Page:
Implicit in almost all of Storch’s stories are three orientations:

A. the linkage of each phenomenon to an event that preceded it in time—the external and internal cause

B. the linkage to the present and the future—the effect

C. the inner, unexpressed meaning—what the body wants (p. 111) It was over the meaning of the signs “that the doctor and the women diverged most strongly. . . . For Storch, the body had an ability, even in a malady, to aim at something good . . . . The signs of the body spoke to the women more of an obstinate and stubborn interior threatened by stoppage” (p. 112).


A flux is “the name given for pains a woman felt inside from matter flowing in her body” (Duden, p. 130). In a note, Duden defines flux as “‘every ailment whose causes the people cannot fathom,’ ‘sudden and swift illnesses in general.’ The term was used until the end of the eighteenth century, by humoral pathologists as well as in popular medicine” (p. 226, n. 34). But flux could also refer to something flowing from women’s bodies. Certainly, “the flux is a strange thing” (p. 130).

There were inner and outer fluxes. An inner flux was a problem when it did not flow, when it stagnated or accumulated. Treating surface ailments risked driving the flux inside, repressing inner fluxes. An outer flux was a running flow—it ensured cleansing and unburdening. Here, the danger was “obstructed evacuations.” Stagnation of the monthly flow was “the one trouble the women complained about most and which stood in the center of everyone’s attention” (p. 139).

What caused anxiety and fear was “the perception of the inner space as a sphere of induration and stoppage,” when flux “seeped into the depths of the body and collected there” (p. 132). This was seen as a gathering of evil. “Healing lay in supporting the external flows of impure, dirty, pustular matter until the body had been sufficiently cleansed” (p. 133).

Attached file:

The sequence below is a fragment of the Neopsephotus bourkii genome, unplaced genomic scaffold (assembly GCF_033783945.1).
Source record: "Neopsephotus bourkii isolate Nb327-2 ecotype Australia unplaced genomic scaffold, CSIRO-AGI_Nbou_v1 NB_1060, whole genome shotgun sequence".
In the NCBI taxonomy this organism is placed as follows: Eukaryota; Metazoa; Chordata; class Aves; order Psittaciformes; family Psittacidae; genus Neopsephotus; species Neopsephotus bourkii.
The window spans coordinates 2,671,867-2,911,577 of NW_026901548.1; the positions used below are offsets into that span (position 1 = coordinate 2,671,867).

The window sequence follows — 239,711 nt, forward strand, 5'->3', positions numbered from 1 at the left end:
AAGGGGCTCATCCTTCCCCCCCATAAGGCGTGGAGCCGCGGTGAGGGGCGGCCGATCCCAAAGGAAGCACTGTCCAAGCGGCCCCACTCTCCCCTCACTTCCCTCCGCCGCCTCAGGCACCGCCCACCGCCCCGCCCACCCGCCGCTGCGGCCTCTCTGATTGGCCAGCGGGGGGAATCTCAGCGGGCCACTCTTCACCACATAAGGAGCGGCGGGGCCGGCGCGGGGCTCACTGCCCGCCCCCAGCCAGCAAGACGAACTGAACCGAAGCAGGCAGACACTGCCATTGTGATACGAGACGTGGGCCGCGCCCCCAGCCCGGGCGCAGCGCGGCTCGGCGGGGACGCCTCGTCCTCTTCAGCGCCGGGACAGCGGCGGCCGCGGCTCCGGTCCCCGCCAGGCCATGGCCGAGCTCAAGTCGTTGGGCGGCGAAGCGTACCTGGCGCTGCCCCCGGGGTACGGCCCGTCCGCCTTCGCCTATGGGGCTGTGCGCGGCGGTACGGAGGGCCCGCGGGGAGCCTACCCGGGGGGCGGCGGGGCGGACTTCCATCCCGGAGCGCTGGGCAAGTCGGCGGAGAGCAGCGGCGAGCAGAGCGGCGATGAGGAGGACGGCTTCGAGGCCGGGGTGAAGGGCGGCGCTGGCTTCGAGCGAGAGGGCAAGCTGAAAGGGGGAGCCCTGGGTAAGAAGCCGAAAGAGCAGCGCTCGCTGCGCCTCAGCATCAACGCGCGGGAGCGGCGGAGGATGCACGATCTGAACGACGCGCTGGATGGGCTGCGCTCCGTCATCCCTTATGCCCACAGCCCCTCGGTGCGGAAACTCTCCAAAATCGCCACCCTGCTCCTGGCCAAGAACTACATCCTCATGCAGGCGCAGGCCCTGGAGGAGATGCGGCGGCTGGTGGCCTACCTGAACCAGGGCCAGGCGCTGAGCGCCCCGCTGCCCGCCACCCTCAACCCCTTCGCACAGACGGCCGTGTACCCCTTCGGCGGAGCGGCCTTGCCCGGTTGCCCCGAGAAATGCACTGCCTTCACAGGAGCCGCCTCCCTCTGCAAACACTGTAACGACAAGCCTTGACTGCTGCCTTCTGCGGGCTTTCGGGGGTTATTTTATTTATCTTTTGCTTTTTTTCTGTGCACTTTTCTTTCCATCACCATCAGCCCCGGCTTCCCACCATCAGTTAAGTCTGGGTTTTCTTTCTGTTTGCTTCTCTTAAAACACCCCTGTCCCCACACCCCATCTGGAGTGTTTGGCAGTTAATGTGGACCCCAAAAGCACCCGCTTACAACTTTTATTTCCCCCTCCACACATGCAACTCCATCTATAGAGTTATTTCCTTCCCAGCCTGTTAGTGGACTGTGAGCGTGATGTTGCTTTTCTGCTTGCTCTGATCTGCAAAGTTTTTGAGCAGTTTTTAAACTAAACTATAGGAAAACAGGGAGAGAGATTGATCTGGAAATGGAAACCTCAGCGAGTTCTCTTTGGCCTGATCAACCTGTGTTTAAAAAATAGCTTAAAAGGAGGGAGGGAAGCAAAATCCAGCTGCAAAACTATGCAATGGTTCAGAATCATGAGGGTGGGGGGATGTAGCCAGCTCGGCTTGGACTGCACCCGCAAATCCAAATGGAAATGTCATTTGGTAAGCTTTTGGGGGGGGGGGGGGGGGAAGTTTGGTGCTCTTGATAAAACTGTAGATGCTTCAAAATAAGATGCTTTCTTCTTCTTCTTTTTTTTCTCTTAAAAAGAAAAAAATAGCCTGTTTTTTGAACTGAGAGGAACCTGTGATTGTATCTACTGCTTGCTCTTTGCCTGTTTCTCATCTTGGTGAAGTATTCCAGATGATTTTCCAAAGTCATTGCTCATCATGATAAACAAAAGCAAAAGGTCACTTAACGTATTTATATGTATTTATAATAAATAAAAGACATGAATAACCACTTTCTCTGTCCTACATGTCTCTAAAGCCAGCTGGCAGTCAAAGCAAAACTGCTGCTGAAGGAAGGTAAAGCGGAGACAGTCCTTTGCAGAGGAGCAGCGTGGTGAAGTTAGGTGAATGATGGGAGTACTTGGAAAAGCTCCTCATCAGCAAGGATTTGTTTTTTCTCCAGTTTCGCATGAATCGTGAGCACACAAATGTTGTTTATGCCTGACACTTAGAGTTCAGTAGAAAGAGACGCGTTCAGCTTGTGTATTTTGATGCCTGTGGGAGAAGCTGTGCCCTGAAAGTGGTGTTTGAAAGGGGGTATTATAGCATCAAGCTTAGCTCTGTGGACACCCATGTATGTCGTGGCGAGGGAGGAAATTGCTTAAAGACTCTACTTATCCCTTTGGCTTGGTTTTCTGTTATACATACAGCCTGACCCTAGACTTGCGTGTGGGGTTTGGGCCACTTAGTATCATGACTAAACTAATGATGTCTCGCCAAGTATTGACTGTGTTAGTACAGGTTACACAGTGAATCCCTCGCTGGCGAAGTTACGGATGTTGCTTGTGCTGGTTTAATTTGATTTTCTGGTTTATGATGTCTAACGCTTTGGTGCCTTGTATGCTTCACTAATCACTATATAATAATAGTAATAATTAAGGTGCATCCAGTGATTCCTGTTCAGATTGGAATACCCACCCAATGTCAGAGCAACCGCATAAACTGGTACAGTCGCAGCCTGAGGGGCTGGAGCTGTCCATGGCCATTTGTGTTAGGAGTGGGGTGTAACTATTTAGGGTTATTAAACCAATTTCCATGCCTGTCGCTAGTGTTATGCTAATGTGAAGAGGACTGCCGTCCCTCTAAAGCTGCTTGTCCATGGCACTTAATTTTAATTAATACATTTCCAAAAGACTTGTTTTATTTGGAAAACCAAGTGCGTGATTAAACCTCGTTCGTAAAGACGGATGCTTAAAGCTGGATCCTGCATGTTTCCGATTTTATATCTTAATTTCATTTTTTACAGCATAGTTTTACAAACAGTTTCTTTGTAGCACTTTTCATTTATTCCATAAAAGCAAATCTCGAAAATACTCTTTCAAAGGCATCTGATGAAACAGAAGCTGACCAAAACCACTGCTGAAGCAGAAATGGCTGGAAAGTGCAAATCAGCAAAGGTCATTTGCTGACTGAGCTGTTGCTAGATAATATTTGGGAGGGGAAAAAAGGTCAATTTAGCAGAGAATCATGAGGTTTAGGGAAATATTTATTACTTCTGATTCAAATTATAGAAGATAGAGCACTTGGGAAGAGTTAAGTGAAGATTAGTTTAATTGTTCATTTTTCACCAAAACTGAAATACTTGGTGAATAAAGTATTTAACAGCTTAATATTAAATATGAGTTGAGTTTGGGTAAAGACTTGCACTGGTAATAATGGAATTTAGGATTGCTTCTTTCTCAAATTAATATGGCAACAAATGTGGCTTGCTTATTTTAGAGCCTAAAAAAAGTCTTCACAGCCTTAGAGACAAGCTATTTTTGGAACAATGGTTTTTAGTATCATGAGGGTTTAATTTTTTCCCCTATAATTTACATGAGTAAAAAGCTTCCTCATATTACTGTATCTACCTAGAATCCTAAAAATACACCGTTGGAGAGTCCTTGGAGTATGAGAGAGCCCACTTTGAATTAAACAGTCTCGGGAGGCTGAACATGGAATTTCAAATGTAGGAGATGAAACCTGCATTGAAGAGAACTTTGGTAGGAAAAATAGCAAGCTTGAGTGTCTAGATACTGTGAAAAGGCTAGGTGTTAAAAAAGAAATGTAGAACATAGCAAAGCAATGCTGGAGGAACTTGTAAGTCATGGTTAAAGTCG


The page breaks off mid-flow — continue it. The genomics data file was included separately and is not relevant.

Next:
Inner flux is the name that these women used for their internal landscape, their viscera. They equated a bad feeling with evil: it made them anxious and fearful.

“‘Flux’ signified a contradictory echo between inside and outside” (Duden, p. 130). An imbalance between outside and inside led to stagnation, decay, and death. The motus tonicus (internal motive power) grew weak; the will to live weakened.

Death was heralded by

  • something rotten (black, yellow–white, putrid)—images of stagnation and corruptio
  • something ulcerated, cancer-like, gelatinous—images of hardening, petrification, accumulations, stagnation, hardening

Pain wandered about the internal landscape. There was a “chaotic multitude of painful sensations” (p. 153). “The pains were the active agent, the story revolved around them and they drove the story forward” (p. 154). “The experience of the sufferer shaped the temporally disparate and physically scattered sensations into a personal story of suffering” (p. 157). Sufferings “remained stuck to the body. Even after they had disappeared they were still present” (p. 150).

Men and Women

Duden reconstructs Dr. Storch’s views on the “physiological difference between women and men” (p. 112). She notes that “many of the manifestations that we clearly perceive as sex characteristics, were in the seventeenth and eighteenth centuries not unequivocal signs for the difference between man and woman” (p. 113).

Note that the women of Eisenach had no need for terms referring to what we now call sexuality and reproduction. Nor did they need a term that could subsume insemination, pregnancy, and birth. They spoke in terms of fruitfulness (in Latin, generatio).

‘Reproduction’ emerged around 1800 as a direct analogy with the production of commodities. The Cartesian dualism between body and mind complemented—indeed, made possible—this metaphor, for Descartes conceived of the body as a machine; a woman’s body became a machine for producing babies. In traditional perception, women were begetters of life (generatio).

‘Sexuality’ had yet to be invented. According to Duden, “our modern ‘sexuality’ took shape with and after the Marquis de Sade. With de Sade, sexuality became visible, describable, dissectable” (p. 29). Sexuality redefined and reinterpreted lust, just as reproduction transformed generatio. Nor had menopause, as a word and as a concept of physiology, been invented (p. 118).